“For years the government has slapped new fees onto taxis and imposed more constraints — everything from car colors to, now, GPS tracking,” said Nadine Annet, president of the FNAT taxi association in France. “The least we’re asking for is that our competitors get the same tough love.”
In an e-mailed statement, Uber said its teams in Europe plan to keep the cities moving today.
“While the taxi protests may seek to bring Europe to a standstill, we’ll be on hand to get our riders from A to B.”
Across Europe, regulators and courts are struggling with the disconnect between the desire to protect a regulated industry and the need for more technological innovation.
Following complaints by Paris cab drivers, France this year imposed a rule on private services, requiring a minimum 15-minute wait between the time a car is booked and the passenger is picked up. The decree was later struck down by the country’s constitutional court.
A Berlin court banned the Uber Black chauffeur service in April, although the injunction hasn’t been enforced.
Uber supporters say the app promotes competition and innovation. European Commission Vice President Neelie Kroes said in a statement yesterday “this innovation isn’t going to disappear through blackmail or diktat.” In April, she called a local Brussels court’s decision to ban Uber “crazy” and said it sends “a bad anti-tech message about Brussels.”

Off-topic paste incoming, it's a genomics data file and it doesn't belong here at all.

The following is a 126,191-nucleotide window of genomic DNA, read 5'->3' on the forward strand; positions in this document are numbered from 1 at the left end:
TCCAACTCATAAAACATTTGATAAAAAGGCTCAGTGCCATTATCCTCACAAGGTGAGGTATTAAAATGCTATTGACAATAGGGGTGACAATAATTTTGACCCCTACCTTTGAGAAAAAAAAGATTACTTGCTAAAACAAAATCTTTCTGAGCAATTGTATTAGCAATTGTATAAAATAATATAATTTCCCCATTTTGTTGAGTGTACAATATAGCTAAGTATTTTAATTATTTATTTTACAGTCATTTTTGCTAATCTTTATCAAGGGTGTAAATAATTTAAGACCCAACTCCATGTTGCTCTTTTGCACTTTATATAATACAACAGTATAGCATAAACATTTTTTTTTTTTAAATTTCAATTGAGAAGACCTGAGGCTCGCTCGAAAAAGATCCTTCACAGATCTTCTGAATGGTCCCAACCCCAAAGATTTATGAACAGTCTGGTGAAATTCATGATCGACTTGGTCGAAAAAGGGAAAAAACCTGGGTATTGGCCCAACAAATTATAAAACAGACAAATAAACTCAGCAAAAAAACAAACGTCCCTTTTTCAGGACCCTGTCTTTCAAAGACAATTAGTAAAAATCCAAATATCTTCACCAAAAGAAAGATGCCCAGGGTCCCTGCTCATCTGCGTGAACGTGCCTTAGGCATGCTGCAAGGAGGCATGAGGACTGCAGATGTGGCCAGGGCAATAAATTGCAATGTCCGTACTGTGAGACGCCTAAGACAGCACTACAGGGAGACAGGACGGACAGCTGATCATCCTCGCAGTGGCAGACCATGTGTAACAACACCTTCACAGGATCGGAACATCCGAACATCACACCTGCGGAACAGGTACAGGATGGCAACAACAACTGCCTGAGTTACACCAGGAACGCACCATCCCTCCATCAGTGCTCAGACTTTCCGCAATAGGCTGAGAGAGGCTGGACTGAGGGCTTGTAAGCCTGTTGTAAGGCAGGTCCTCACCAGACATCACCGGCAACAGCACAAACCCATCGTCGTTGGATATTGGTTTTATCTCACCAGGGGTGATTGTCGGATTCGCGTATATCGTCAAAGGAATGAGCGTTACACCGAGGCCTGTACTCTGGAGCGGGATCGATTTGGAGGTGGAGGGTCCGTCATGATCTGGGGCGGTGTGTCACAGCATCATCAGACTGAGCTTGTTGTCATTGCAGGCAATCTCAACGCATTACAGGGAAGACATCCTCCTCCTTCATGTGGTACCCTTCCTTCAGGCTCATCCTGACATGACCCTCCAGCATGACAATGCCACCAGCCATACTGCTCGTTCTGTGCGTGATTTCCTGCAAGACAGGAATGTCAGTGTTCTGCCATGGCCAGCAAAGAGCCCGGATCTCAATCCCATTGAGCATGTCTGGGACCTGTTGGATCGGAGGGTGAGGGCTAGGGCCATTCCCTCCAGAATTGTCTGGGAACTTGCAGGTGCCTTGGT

“Consumers want to have these services. I’ve personally never sat in a run-down Uber car, but I’ve definitely experienced a lot of run-down taxis,” said Arndt Ellinghorst, head of automotive research at ISI Group in London. “It is a bit scary how protectionist Europe can be.”
Uber raised $1.2 billion in new financing led by Fidelity Investments last week, valuing the company at about $17 billion, before added investments. The company had earlier raised $307.5 million from investors including Google Ventures, TPG Capital and Menlo Ventures.
Chief Executive Officer Travis Kalanick — who started Uber in 2009 after he and partner Garrett Camp couldn’t find a cab in Paris — has pushed the company into 128 cities in 37 countries. He said the low prices and ease of use that their drivers can offer will lead to a base of support from consumers that regulators won’t be able to ignore.
Uber said in its blog it’s responsible for 20,000 new jobs per month. The median income for drivers using the UberX platform, Uber’s low-cost service, is $90,000 per year in New York and more than $74,000 in San Francisco, the company said.
Uber advertises itself to prospective drivers as a way to start your own business, drawing users who aren’t professional chauffeurs. That’s different from apps such as Hailo, which recruit from the industry. Uber customers can tap the app on their smartphone and see the locations of taxis in real time, pay via a stored credit card and rate their driver.
“Citizens of these cities are getting around the cities much more cheaply,” Kalanick told Bloomberg TV in an interview this week. “How does a regulator or city official take that away from the population? Say that inexpensive transportation that’s high quality, you shouldn’t have?”